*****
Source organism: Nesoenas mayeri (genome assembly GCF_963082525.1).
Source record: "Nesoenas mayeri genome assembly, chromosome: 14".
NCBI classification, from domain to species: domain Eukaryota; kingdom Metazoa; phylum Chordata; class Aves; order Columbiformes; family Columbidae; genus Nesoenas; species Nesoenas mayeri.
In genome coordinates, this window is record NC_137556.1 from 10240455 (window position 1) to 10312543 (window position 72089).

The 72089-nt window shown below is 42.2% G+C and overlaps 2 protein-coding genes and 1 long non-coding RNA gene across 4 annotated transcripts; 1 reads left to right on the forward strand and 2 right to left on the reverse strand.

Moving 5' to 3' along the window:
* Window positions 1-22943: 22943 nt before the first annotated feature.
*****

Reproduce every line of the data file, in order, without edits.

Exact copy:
Source organism: Nesoenas mayeri (genome assembly GCF_963082525.1).
Source record: "Nesoenas mayeri genome assembly, chromosome: 14".
NCBI classification, from domain to species: domain Eukaryota; kingdom Metazoa; phylum Chordata; class Aves; order Columbiformes; family Columbidae; genus Nesoenas; species Nesoenas mayeri.
In genome coordinates, this window is record NC_137556.1 from 10240455 (window position 1) to 10312543 (window position 72089).

The 72089-nt window shown below is 42.2% G+C and overlaps 2 protein-coding genes and 1 long non-coding RNA gene across 4 annotated transcripts; 1 reads left to right on the forward strand and 2 right to left on the reverse strand.

Moving 5' to 3' along the window:
* Window positions 1-22943: 22943 nt before the first annotated feature.